Skip Navigation

Whaley Homestead

Whaley Homestead in Summer "The house and outbuildings retain an excellent level of historic integrity. The historic fabric is largely undisturbed, and much of the original detailing remains. The log understructure, with the weatherboard cladding, pedimented fenestration, and hand carved verge boards reflect accurately the original design and character of this transitional vernacular building….the complex strongly conveys its historic agricultural homestead associations." The nomination form for the National Register of Historic Places designation

Square-hewned Logs of Whaley Homestead Whaley Homestead-Vernacular ArchitectureThe Whaley Homestead is on the National Register of Historic Places because it exhibits unique qualities of vernacular frontier architecture associated with the beginnings and evolution of agricultural development.    

History

"The Whaley Homestead was established in 1877 by Peter Whaley, an Irish immigrant whose family came to the United States in 1841. In 1849, the California gold rush brought him westward. In 1859, Peter Whaley married Hannah E. Whitehead. During the years that followed, Peter Whaley alternated between mercantile activities in the Midwest, and mining in the West. His wife accompanied him on these ventures, and the Whaleys had a total of eight children across the West during the years that ensued. Gold strikes in Montana eventually brought the Whaleys to Bannack in 1863 and Alder Gulch in 1864, where Peter Whaley fared successfully. From there, the family moved to Diamond City in 1866; Peter Whaley dealt supplies to the miners for eight years until the camp played out. From there, Whaley went to the old Jocko Indian agency, wher he served as the Agent on the Flathead Indian Agency in Montana from April 1874 to April 1875. In 1875, the Peter Whaley family moved to Hell Gate, and then to the Bitterroot Valley near Florence.   

 Painting of Hannah Whaley Painting of Peter WhaleyIn 1877, Peter Whaley moved his family once more, upon filing a Desert Land claim for this property where he built a small log cabin. The railroad challenged the claim, and for two years Whaley lived on a nearby tract of land, while continuing to cultivate this property. In 1879, Whaley prevailed in his claim, and he "removed [his] House on it?". By 1885, Whaley's homestead proof record cites a major improvement on the property--the substantial house which stands yet today: an eight-room log house, 32' x 48' in dimension. Exterior embellishment appears to have been added by this time. The property was also fenced, and contained a granary, a roothouse and a water ditch.David and Julia Whaley, Peter's children, filed homestead claims on adjoining acreage. David claimed an adjoining 160 acres in 1879, Julia filed claim to 80 more acres in 1883. Between the three of them, the Whaleys owned over 400 contiguous acres in section 11 (map here). Each made the required improvements - a dwelling and cultivation of the land - although only the Peter Whaley house remains today. The Whaley's were reportedly not exceptional farmers, in fact, most farms in the Bitterroot turned out to be marginal. Supplementing the farming income, the Whaley's raised livestock and operated a meat market in Stevensville. And much of their livelihood was derived from a sawmill operation in Florence, and the Stevensville Hotel. In 1905, the Whaley's sold their land; Peter Whaley died in 1912.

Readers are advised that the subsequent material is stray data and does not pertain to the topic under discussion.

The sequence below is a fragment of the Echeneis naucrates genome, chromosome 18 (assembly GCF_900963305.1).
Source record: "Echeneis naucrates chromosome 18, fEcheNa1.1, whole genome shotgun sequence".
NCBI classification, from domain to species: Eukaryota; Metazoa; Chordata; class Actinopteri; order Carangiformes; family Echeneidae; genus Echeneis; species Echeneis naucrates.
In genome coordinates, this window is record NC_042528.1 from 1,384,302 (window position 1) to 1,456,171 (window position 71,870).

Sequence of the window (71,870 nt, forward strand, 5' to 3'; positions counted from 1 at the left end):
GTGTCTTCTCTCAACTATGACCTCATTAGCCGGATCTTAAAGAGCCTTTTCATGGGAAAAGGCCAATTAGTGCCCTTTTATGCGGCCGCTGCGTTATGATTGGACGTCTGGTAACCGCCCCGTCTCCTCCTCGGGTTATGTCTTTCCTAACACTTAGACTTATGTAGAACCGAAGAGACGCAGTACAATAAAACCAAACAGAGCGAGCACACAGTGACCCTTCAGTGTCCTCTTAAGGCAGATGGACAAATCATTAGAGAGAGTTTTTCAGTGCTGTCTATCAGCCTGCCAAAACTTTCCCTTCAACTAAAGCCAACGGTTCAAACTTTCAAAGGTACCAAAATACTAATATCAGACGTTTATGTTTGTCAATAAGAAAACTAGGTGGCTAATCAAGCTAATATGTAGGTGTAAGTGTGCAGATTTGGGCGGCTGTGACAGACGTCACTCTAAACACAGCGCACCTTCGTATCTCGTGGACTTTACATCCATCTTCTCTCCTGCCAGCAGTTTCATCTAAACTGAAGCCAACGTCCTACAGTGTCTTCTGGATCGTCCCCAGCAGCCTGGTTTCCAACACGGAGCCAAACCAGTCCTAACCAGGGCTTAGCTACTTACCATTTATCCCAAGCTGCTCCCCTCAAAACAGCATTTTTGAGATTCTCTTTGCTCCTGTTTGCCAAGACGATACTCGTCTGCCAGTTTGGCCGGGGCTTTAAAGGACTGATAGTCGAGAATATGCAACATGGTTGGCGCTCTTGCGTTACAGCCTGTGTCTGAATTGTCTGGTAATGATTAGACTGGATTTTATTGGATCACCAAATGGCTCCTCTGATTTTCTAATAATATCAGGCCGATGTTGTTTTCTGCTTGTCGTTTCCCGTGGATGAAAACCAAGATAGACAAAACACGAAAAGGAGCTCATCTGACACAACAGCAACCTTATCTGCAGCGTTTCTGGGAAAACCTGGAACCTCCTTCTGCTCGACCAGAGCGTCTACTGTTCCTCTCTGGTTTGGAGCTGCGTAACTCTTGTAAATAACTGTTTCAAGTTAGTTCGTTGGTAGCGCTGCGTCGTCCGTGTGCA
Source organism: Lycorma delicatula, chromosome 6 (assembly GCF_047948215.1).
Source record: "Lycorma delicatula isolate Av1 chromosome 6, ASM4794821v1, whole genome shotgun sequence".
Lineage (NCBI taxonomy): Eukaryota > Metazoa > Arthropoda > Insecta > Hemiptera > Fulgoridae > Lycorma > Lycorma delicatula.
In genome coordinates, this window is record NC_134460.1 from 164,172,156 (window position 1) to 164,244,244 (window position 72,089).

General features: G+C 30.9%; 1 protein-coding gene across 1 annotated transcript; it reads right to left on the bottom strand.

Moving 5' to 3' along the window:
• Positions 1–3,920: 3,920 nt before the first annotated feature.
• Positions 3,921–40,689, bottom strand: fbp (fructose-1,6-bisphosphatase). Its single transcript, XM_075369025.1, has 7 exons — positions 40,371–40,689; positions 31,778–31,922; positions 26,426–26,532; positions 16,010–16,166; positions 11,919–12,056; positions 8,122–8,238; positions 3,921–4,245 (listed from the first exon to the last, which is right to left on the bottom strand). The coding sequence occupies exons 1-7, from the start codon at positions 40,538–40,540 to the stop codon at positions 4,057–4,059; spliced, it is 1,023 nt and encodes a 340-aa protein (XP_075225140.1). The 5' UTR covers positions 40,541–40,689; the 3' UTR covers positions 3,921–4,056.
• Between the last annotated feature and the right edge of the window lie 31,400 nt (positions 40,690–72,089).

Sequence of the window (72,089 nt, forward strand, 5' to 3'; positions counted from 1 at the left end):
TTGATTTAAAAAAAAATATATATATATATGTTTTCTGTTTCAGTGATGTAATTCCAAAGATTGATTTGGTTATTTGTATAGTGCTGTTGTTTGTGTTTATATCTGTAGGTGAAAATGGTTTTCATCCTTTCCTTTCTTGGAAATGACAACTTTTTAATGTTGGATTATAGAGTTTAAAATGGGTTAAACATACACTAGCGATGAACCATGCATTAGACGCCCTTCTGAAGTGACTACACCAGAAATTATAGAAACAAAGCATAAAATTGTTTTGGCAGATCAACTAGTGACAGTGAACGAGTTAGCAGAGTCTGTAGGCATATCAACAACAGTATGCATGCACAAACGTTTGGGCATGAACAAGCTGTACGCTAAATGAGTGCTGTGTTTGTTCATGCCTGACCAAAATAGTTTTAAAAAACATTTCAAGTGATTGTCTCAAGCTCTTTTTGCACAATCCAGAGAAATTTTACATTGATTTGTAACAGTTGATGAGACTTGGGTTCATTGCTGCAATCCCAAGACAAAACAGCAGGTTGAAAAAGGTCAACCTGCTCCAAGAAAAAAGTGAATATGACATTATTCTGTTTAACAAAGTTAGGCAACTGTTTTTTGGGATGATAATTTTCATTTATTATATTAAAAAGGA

The homestead changed hands two times before Fred and Anna Hagen bought it in 1921. The Hagens returned the property to a self-sufficient small farm, ripping out the orchard plantings and restoring the production to crops and dairy farming, similar to the original homestead activities. During the 1920's, a cannery was established in Stevensville, and the Hagen's were among the first to raise corn in the valley. For a period they raised hogs. They also ran a small dairy, producing 200 gallons of milk per day in 1926. In 1933-34, the Hagen's built a new milk house; in later years, they grew potatoes and converted the building for cutting french fries. In 1940, Harold Hagen took over the operation of the homestead from his father. All told, Hagen's remained on the land for over 60 years. During the late 1960's and early 1970's, they sold off parcels to the Refuge. Harold Hagen (oral history transcription by Refuge staff) retained life use; he lived there until 1988" (copied from National Register of Historic Places Registration Form - Whaley Homestead, authors Chere Jiusto and Nathan Latta [State Historic Preservation Office], November 1990).


 

Management and Future Use

In February 2008, the Montana Preservation Alliance (MPA) received a Preserve America grant from the National Fish & Wildlife Foundation to conduct Interpretive Planning and Stewardship for the Peter Whaley House, an important historical homestead located on the Lee Metcalf National Wildlife Refuge. MPA provided an interpretive framework (report here) that recognizes the significant cultural and interpretive values of the Whaley House and the clear potential the homestead offers, to support the mission and federal responsibilities of the Refuge.
 

Supplemental Information

USFWS interpretive flyer (2012): The Homestead Act of 1862
About the Homestead Act , National Park Service website

 

Last Updated: Apr 18, 2014
Return to main navigation